The Stockholm City Museum (Swedish: Stadsmuseet i Stockholm) is a museum documenting, preserving and exhibiting the history of Stockholm. The museum is housed in Södra Stadshuset at Slussen on Södermalm. The building was completed in 1685. In the 1930s the museum moved in and opened to the public in 1942. The museum is the largest municipal museum in Sweden, and houses collections which include 300,000 items of historical interest; 20,000 works of art and 3 million photographs. The City Museum closed for renovation January 12, 2015 and reopened on April 27, 2019.
The museum is governed by the Cultural Affairs and Sports Division of the City of Stockholm. The city museum, the Museum of Medieval Stockholm and Stockholmia Förlag (which publishes books on Stockholm and Stockholm's history) operate as one department within the division. All political decisions are made by the specialist committee for Cultural Affairs.
One of the museum's units – Cultural Heritage Department – "Kulturmiljöenheten" – is the City of Stockholm's cultural historical authority in relation to city planning proposals, building conversion, demolitions and other changes to the city's visual appearance.
The museum has two permanent exhibitions, one called "The Stockholm Exhibition – Based on a true story". The first part of the Stockholm exhibition was opened in 2010. It tells the history of Stockholm from the first sign of settlements until the future ideas of children. It is all about buildings, streets, parks and water as well as of the inhabitants who fills the city with life. At the exhibition you may also find a unique painting of Stockholm during the 17th century. The second part of "The Stockholm Exhibition" was opened in April 2011. It focuses on the later part of the history of Stockholm. The exhibition takes you to four different locations in Stockholm and tells their story; Slussen, Östermalmstorg, Kungsträdgården and Sergels torg.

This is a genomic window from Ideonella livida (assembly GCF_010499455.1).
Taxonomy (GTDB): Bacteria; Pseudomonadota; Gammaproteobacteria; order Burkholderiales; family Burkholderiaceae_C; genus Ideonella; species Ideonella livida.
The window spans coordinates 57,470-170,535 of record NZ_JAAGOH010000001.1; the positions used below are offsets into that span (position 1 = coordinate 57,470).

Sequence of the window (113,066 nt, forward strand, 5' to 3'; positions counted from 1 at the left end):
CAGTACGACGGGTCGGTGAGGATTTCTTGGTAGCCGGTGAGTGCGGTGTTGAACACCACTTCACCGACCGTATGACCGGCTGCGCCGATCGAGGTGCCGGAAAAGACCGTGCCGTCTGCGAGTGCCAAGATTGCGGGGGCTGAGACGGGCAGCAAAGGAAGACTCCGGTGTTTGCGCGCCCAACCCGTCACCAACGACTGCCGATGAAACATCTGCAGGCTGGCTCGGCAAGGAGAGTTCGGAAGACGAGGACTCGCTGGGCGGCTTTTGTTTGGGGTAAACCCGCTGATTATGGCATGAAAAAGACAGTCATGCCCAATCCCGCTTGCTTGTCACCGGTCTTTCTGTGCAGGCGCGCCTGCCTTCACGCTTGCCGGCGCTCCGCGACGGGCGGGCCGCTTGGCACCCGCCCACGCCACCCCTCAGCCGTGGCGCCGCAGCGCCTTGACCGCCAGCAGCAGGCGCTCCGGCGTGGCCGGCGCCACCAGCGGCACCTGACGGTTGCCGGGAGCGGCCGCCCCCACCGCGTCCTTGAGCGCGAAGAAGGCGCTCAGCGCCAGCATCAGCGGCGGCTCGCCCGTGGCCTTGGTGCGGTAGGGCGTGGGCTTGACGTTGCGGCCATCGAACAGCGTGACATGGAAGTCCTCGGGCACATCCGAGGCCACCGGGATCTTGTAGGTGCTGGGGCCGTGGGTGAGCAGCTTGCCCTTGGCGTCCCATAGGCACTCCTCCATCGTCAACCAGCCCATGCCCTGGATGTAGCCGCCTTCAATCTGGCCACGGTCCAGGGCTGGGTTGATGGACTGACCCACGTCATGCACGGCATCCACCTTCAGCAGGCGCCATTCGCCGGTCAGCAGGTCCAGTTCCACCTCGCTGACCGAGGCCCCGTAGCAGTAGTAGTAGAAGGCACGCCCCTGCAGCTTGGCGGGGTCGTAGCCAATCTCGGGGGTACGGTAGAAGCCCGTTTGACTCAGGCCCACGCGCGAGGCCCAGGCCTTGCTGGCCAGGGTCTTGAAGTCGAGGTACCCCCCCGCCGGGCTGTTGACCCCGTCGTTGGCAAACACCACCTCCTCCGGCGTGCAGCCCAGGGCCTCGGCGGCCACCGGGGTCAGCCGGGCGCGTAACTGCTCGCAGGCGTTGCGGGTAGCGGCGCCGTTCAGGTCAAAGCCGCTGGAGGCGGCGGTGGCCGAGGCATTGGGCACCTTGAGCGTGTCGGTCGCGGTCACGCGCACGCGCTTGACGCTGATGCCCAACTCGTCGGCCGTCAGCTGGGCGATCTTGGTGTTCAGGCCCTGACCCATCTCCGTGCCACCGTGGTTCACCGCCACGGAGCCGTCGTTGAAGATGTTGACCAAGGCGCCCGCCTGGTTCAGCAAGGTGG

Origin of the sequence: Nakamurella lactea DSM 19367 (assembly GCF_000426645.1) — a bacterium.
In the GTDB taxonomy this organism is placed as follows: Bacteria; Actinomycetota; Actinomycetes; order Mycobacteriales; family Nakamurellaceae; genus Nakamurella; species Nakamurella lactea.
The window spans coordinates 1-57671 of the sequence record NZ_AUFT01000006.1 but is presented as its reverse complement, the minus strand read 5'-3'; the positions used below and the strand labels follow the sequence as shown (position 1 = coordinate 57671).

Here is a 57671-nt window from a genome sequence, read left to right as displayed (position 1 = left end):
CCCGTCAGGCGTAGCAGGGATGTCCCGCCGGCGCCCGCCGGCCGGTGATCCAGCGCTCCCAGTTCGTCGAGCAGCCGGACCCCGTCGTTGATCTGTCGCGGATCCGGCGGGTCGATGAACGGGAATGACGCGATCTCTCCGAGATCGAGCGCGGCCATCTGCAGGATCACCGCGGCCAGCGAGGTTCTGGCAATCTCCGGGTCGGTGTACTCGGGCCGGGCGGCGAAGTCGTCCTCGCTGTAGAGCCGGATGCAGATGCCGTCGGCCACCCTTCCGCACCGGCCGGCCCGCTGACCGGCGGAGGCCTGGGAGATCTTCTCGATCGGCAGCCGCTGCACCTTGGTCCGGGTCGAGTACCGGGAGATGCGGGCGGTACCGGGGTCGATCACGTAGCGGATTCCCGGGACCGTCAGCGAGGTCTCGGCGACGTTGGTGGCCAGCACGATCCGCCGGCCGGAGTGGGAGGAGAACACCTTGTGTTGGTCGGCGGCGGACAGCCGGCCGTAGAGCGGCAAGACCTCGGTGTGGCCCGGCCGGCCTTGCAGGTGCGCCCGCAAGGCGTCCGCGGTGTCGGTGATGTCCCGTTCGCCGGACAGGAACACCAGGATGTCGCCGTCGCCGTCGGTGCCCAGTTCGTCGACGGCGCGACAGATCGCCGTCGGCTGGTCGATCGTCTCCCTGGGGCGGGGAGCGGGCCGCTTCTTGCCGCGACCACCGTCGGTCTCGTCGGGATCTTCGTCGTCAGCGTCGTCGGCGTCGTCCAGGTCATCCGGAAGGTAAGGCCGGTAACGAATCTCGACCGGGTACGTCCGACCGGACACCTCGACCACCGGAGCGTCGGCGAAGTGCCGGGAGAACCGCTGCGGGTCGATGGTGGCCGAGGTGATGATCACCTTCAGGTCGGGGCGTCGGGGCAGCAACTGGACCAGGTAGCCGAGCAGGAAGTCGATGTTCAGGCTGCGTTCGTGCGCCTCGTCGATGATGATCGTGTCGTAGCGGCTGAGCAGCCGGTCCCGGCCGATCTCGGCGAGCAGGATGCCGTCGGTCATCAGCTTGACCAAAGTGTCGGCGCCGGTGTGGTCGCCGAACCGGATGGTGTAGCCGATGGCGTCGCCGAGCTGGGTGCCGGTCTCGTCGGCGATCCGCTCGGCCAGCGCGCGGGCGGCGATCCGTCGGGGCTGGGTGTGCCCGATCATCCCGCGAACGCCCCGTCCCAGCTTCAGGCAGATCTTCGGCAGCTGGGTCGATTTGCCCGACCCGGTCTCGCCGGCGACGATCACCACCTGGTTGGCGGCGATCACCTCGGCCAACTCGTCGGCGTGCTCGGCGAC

The other permanent exhibition is "About houses – Architecture & building preservation in Stockholm". The exhibition guides the visitor through different historical building styles and show examples from the end of last century until the 1970s. Among kitchen cabinets, wallpapers and door handles, you get knowledge of that which is typical of the times and in many cases worthy of preservation. A house with historical value is something to be proud of and worth taking care of for the future!
Aside from the permanent exhibition and the main exhibitions, the museum most often has a few smaller exhibitions open, such as photographic exhibitions.
ABBA City Walk A walking tour of Abba land and 1970s Stockholm! Starting at the City Hall where Benny performed for the very first time, the tour continues via the Sheraton Hotel, one of many places ABBA videos were recorded, and one of the city’s most distinctive 1970s landmarks.
Stieg Larsson Millennium-tour Follow along in Mikael Blomkvist and Lisbeth Salander’s footsteps while getting additional background information about the characters and the author. The walk starts at Bellmangatan 1, where Mikael Blomkvist lives, then passes the Millennium editorial office, Lisbeth Salander’s luxury apartment and many other locations mentioned in the books and films. On the way you will also learn more about historical and contemporary Stockholm and its inhabitants.
The model of the planet Mercury on the yard of the museum is part of the Sweden Solar System – the largest model of the solar system in the world. The giant spherical sports arena Ericsson Globe in Stockholm represents the sun. The scale is 1:20,000,000 and – accordingly – Mercury is 25 cm in diameter at a distance of 2.9 km from Globen. The model continues northwards through Sweden. The model of Mercury is heated and always kept warm, after all – Mercury is the planet closest to the Sun.